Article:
“Eight safety concerns, in students’ own words, and what colleges can do to address them.”

Why this is important: In the wake of ongoing mass gun violence across the country, coupled with students' return to campus life after months of fully remote and hybrid learning, it is not surprising that campus safety is top of mind for college students. According to a recent survey of college students highlighted by this article, eight common campus safety concerns emerged, including lack of presence by security officers or adequate staffing, delayed incident response times, lack of sexual assault awareness and prevention, and need for improved facility access restrictions, among others. For many institutions, costs associated with security enhancements and lack of funds pose a significant challenge. In striking the appropriate balance based on campus size, student population, and community crime rates, it is also helpful to consider colleges' legal duty of care to protect against harm.

In actions involving omissions – a failure to protect from harm – negligence may arise where a "special relationship" exists between the parties that imposes an affirmative duty to act. Generally, there is no duty to protect others from the conduct of third parties absent a "special relationship" that establishes a duty of care. In the college and university context, whether a "special relationship" exists between students and their postsecondary institution is a question of law driven by state precedent.

Under North Carolina law, the student-university relationship, standing alone, does not establish a "special relationship" giving rise to a duty of care. Whereas mutual dependence of the parties and the degree of control exercised in college athletics, for example, has created this special relationship in certain circumstances. North Carolina courts have held that the duty to safeguard college students from criminal acts of third parties depends on the foreseeability of a criminal assault.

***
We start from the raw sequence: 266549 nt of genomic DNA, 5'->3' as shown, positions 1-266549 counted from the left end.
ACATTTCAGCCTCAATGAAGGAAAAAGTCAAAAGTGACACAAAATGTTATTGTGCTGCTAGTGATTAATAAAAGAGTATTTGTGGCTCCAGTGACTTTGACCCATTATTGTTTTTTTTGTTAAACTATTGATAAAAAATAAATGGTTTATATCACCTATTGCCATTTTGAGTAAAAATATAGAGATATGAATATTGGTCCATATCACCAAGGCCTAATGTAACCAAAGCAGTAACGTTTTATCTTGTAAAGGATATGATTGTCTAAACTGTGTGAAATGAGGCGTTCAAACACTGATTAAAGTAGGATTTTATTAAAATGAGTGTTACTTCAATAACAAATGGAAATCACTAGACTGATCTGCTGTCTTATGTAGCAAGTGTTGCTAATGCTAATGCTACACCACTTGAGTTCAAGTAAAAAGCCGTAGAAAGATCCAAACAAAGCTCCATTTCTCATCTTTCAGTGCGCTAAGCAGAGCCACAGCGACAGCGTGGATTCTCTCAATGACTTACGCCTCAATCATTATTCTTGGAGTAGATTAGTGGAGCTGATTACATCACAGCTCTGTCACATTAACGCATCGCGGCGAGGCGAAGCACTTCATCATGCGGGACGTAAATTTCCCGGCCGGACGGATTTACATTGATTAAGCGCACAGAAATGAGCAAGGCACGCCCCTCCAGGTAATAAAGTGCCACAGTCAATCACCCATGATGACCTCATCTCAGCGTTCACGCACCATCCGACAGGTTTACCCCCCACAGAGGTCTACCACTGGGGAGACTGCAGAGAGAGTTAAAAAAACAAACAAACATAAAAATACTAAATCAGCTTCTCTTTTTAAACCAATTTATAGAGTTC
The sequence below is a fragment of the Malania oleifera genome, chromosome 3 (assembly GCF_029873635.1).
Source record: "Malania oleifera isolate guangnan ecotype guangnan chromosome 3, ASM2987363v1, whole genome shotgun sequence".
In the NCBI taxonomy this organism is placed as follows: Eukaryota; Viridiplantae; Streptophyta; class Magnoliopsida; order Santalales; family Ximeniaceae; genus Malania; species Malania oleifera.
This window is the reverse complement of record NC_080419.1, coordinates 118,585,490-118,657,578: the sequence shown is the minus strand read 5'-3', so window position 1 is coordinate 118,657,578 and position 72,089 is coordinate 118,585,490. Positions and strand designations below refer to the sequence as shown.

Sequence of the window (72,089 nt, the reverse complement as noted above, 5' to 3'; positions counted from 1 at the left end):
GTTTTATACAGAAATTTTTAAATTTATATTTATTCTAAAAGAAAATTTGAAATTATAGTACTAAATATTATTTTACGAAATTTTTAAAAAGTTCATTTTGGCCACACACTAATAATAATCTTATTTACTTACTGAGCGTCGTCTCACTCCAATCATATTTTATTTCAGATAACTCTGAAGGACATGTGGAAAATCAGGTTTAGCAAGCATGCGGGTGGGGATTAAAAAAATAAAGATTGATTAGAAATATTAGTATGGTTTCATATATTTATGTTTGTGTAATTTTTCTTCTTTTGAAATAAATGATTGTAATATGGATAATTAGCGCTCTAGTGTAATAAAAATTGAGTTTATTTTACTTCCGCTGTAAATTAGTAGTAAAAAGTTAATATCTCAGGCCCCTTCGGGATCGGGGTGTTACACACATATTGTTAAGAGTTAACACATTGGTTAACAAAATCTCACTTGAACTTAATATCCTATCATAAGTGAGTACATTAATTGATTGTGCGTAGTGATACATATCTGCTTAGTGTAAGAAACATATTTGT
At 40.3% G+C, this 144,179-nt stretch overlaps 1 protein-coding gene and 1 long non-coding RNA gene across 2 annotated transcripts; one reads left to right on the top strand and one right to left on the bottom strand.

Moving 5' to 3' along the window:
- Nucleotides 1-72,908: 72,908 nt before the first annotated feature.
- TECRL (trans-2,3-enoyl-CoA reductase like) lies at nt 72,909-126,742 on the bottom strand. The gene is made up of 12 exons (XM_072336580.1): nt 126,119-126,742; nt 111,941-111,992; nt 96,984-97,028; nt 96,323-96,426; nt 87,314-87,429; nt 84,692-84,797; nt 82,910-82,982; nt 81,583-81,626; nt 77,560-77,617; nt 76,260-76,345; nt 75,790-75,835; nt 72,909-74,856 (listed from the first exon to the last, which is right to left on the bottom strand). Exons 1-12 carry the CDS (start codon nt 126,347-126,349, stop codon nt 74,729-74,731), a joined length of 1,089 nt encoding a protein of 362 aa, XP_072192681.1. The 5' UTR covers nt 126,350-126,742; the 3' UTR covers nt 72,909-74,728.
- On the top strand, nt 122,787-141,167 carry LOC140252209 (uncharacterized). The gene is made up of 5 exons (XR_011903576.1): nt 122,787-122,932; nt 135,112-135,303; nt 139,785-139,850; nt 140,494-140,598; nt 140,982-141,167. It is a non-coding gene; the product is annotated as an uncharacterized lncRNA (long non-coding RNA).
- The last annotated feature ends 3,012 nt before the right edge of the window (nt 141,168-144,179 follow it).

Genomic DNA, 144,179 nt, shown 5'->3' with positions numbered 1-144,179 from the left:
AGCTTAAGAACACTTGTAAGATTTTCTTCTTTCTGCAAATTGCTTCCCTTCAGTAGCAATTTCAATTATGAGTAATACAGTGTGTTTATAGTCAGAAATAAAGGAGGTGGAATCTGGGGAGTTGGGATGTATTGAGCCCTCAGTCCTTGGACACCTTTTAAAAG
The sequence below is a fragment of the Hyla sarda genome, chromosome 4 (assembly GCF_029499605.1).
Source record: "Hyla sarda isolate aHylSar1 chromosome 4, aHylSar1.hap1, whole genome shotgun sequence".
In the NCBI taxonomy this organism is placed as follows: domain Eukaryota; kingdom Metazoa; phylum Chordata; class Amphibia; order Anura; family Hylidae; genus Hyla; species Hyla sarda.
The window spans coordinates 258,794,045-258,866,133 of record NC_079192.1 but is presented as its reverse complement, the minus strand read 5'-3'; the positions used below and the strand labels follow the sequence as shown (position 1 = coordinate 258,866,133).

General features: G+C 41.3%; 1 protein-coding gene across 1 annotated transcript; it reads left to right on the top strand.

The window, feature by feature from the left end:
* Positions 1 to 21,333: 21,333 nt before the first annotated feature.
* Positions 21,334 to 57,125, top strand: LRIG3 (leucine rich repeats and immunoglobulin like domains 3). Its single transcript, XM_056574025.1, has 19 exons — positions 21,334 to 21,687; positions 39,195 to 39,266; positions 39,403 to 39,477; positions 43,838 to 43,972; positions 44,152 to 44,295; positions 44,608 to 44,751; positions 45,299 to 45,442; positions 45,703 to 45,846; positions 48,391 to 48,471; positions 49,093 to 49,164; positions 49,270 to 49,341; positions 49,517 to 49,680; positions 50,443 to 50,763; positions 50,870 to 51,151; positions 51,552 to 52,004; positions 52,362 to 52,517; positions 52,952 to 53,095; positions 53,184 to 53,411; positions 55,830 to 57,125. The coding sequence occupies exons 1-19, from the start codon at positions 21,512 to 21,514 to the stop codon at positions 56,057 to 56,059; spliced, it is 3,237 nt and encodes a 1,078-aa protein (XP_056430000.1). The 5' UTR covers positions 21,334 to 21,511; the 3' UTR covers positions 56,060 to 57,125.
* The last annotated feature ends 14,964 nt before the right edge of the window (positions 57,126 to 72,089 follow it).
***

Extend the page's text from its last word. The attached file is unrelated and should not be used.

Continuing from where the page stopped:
By comparison, the Supreme Court of California has held that postsecondary schools have a "special relationship" with students while they are engaged in activities that are part of the school curriculum or closely related to the delivery of services. Students' dependence on colleges to provide structure, guidance, and a safe learning environment, combined with educational institutions' control over the environment through rules and restrictions, has militated in favor of this finding. As a consequence, California colleges generally owe a duty to use reasonable care to protect their students from foreseeable acts of violence in the classroom or during curricular activities.

Whether criminal acts are foreseeable is fact-driven and depends on factors such as the location of the incident and types and amount of prior crimes, among others. Often the question is whether a repeated course of conduct should have put the college on notice that it was reasonably foreseeable an attack might occur, or whether a college should have foreseen that its failure to control or warn of a potentially violent situation could result in harm to others. With these considerations in mind, in addition to addressing students' concerns such as those shared in this article, colleges should monitor for patterns of behavior, repeat offenses, and recurring criminal activity in structuring the appropriate scope and scale of their campus safety measures. --- Erin Jones Adams
"The proposed rule unravels many of the processes present in the current federal rule, created by former Education Secretary Betsy DeVos."

Why this is important: Although the newly proposed Title IX regulations are be subject to a 60-day public comment period, followed by any necessary revisions before being finalized, it is important for schools to be aware of the changes that could be coming. The most glaring differences, which retract a great deal of the changes established during the Trump administration, broaden the definition of sex-based discrimination and no longer require live hearings.